Former Gazette employee Tim Simpson, who is suffering from terminal cancer, got a visit to Comerica Park to see the Detroit Tigers play in June 2013. Tim is a big fan of

the Detroit Tigers. (Courtesy Simpson family)

Shortly after you left, Miguel Cabrera came over to meet us all. It was one of the few times I can remember where I was at a loss for words. Hes huge! A monster! He smiled and shook everybody’s hand and said he was pleased to meet us. He autographed my hat. He even posed for a picture with me, despite my repeated refusals to give him free batting tips.

Torii Hunter came over to meet us next. It was like running into an old friend. He was smiling, laughing and joking around.

They just cant get you out, can they? I kept saying to him.

He had hit career home run No. 300 a couple of days before. Hes a Christmas Day kind of guy. Every day for him is Christmas Day.

Then Donna pulled another bit of magic out of her hat. I looked up at the main scoreboard, and there was a huge welcome message:

The Detroit Tigers welcome Tim Simpson to Comerica Park.

I don’t know that I can describe the feeling of seeing my name up in lights like that. I remember thinking to myself that its all too much.

Now its getting late, its hot, and Im getting hungry. Donna asked me if I could last until the end of BP. She scrounged a chair for me and got a bottle of water. She said BP would be over soon.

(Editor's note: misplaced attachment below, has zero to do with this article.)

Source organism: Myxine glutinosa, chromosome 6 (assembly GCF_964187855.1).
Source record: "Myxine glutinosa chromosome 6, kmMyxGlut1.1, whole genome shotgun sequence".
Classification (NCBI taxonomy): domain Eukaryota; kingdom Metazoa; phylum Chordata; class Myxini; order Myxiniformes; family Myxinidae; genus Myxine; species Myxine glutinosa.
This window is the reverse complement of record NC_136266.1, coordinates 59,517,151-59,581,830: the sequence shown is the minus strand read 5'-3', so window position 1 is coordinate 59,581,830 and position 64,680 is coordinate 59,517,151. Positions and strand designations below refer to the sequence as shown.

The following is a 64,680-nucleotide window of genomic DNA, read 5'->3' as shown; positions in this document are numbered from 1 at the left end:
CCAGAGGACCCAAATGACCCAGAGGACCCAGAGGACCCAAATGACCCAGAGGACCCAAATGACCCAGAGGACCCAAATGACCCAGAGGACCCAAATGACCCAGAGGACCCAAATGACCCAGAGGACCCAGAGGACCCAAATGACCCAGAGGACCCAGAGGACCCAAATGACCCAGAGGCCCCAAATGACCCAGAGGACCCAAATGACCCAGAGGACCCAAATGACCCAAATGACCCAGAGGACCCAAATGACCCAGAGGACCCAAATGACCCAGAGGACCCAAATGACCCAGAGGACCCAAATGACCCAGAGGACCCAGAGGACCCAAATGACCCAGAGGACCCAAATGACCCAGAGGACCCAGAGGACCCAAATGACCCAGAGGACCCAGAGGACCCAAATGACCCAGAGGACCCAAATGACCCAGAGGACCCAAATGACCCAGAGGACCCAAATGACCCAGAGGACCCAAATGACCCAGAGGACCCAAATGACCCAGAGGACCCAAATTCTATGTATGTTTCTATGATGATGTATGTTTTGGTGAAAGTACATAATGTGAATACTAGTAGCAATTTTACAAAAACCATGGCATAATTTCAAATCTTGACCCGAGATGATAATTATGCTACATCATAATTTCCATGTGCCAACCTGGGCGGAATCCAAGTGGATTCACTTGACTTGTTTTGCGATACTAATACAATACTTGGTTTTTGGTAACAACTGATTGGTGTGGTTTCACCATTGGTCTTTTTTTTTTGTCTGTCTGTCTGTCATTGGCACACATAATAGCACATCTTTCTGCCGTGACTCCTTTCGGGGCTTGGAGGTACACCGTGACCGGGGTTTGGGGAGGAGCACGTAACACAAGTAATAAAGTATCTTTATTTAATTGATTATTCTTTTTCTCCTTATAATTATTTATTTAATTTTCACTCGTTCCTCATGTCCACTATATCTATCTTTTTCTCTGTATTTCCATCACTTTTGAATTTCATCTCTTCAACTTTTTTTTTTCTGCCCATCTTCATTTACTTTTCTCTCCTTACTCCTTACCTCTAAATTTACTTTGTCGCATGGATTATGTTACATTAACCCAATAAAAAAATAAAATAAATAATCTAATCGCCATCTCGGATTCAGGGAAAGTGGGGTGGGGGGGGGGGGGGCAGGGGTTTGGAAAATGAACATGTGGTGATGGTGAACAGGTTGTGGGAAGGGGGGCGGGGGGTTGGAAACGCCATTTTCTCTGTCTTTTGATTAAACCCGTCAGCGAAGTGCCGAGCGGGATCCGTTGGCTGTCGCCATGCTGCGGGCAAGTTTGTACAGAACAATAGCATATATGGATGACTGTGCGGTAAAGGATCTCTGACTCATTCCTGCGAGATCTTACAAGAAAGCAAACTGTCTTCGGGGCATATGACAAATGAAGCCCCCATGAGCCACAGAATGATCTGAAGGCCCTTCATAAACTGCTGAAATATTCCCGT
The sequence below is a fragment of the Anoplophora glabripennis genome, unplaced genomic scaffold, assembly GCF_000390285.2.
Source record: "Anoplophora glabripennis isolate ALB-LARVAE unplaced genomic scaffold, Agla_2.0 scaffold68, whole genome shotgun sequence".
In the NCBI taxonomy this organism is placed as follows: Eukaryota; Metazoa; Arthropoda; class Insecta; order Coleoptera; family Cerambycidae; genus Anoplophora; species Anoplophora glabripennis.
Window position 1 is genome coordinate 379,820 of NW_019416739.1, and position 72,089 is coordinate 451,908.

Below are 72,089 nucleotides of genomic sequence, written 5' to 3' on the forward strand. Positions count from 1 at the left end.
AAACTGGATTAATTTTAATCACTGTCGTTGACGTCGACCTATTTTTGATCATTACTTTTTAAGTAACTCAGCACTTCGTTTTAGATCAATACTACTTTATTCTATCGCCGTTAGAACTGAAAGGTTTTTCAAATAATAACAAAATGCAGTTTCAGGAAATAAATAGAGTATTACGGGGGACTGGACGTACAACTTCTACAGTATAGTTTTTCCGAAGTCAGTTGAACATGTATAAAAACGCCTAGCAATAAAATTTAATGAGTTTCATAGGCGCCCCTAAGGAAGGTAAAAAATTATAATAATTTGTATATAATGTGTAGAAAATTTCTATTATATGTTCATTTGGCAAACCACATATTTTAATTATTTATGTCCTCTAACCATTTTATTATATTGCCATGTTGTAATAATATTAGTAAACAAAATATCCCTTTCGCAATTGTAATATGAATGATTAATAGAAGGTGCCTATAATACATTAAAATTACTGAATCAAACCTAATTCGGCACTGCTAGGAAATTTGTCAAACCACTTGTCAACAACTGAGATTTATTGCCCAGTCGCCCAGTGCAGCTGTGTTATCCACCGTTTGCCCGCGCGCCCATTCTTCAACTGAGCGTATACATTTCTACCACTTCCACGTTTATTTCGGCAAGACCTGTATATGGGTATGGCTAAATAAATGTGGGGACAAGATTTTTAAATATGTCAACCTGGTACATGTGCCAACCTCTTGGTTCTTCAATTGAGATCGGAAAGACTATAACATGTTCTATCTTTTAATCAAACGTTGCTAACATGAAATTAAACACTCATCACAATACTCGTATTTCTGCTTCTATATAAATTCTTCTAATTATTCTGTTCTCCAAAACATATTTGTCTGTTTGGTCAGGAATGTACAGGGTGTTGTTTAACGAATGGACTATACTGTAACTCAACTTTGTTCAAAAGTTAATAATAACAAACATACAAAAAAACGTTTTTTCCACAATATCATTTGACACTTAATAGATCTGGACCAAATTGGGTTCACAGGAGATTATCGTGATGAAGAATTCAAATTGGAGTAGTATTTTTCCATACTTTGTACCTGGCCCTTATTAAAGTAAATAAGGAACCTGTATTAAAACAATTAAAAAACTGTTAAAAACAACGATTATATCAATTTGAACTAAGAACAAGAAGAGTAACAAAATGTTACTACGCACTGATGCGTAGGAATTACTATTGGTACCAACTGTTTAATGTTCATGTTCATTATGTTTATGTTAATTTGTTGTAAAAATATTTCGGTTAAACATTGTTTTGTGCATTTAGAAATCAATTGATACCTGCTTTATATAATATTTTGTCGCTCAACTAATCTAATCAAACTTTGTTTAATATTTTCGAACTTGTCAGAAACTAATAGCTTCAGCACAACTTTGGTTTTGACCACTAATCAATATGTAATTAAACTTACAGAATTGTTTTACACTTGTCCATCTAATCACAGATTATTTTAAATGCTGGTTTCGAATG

I was about to call it quits when Donna called me over to follow her. The players were all coming off the field. Donna and I were standing alone, away from all the others, when I looked up and saw Justin Verlander coming toward us. It just cant be, I thought. Hes going to stop and talk to us!

When he got close enough, he smiled and stuck out his hand and said: Good luck with what youre going through.

The tears started to flow. And I just didn’t care.

Former Gazette employee Tim Simpson, who is suffering from terminal cancer, got a visit to Comerica Park to see the Detroit Tigers play in June 2013. Tim is a big fan of

the Detroit Tigers. (Courtesy Simpson family) In heaven.

We talked very briefly. I joked with him a bit. He autographed my hat, and posed for pictures.

Back up to main concourse. Donna gave us our seat tickets and vouchers for hotdogs and a drink. Our seats were excellent, of course.

Two old men sitting next to us. It was obvious they had seen many games at Tiger Stadium, too. Maybe even Bennett Park. We chatted a bit. The game had started. Cabrera is coming to bat. Hunter is on first. I told the old men that I had just been talking to Miggy, and he said he would hit two home runs in this game. They smile their toothless smiles, roll their eyes, and nod their heads. And the next pitch to Miggy lands in the seats in right field.

Max Scherzer won his 10th game that night. Still no losses. The Tigers won 5-1.

For a brief time, I was in my Field of Dreams. I was given a shopping bag of souvenirs from Tiger Stadium and Comerica Park.

So please pass along my thanks to your staff, Mr. Dombrowski. Your executive assistant Marty Lyon, Donna Bernardo and her assistant Courtney. All of them treated us well.

And thanks again to you, Mr. Dombrowski.

For a few hours, my cancer wasn’t there. Nothing bad was there. I was at a Tigers game. All was right with the world.

All the Best,

Tim Simpson

P.S. Please let Mr. Ilitch know he owns a class organization. I guess he knows that already.